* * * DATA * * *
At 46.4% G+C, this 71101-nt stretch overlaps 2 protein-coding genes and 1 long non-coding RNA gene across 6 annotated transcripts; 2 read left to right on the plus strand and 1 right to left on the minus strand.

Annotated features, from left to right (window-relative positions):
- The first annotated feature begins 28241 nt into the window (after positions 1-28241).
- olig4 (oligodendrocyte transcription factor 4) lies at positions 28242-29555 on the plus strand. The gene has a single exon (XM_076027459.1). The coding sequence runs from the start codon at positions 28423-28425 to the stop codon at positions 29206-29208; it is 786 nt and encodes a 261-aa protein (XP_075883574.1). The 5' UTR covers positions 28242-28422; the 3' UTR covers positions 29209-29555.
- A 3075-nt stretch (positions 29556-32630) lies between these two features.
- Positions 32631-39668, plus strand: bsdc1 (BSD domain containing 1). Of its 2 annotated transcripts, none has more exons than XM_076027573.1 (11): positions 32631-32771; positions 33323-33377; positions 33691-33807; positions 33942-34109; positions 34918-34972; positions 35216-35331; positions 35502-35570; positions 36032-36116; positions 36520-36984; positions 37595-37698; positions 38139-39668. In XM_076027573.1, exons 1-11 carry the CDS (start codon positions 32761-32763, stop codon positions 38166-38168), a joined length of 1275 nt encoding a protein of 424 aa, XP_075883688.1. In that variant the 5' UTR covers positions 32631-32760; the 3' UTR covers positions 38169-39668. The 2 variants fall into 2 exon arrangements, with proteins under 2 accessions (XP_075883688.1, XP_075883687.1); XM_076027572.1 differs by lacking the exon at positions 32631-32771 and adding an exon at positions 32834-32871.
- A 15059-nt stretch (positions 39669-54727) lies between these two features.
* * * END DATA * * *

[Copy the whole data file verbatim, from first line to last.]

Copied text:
At 46.4% G+C, this 71101-nt stretch overlaps 2 protein-coding genes and 1 long non-coding RNA gene across 6 annotated transcripts; 2 read left to right on the plus strand and 1 right to left on the minus strand.

Annotated features, from left to right (window-relative positions):
- The first annotated feature begins 28241 nt into the window (after positions 1-28241).
- olig4 (oligodendrocyte transcription factor 4) lies at positions 28242-29555 on the plus strand. The gene has a single exon (XM_076027459.1). The coding sequence runs from the start codon at positions 28423-28425 to the stop codon at positions 29206-29208; it is 786 nt and encodes a 261-aa protein (XP_075883574.1). The 5' UTR covers positions 28242-28422; the 3' UTR covers positions 29209-29555.
- A 3075-nt stretch (positions 29556-32630) lies between these two features.
- Positions 32631-39668, plus strand: bsdc1 (BSD domain containing 1). Of its 2 annotated transcripts, none has more exons than XM_076027573.1 (11): positions 32631-32771; positions 33323-33377; positions 33691-33807; positions 33942-34109; positions 34918-34972; positions 35216-35331; positions 35502-35570; positions 36032-36116; positions 36520-36984; positions 37595-37698; positions 38139-39668. In XM_076027573.1, exons 1-11 carry the CDS (start codon positions 32761-32763, stop codon positions 38166-38168), a joined length of 1275 nt encoding a protein of 424 aa, XP_075883688.1. In that variant the 5' UTR covers positions 32631-32760; the 3' UTR covers positions 38169-39668. The 2 variants fall into 2 exon arrangements, with proteins under 2 accessions (XP_075883688.1, XP_075883687.1); XM_076027572.1 differs by lacking the exon at positions 32631-32771 and adding an exon at positions 32834-32871.
- A 15059-nt stretch (positions 39669-54727) lies between these two features.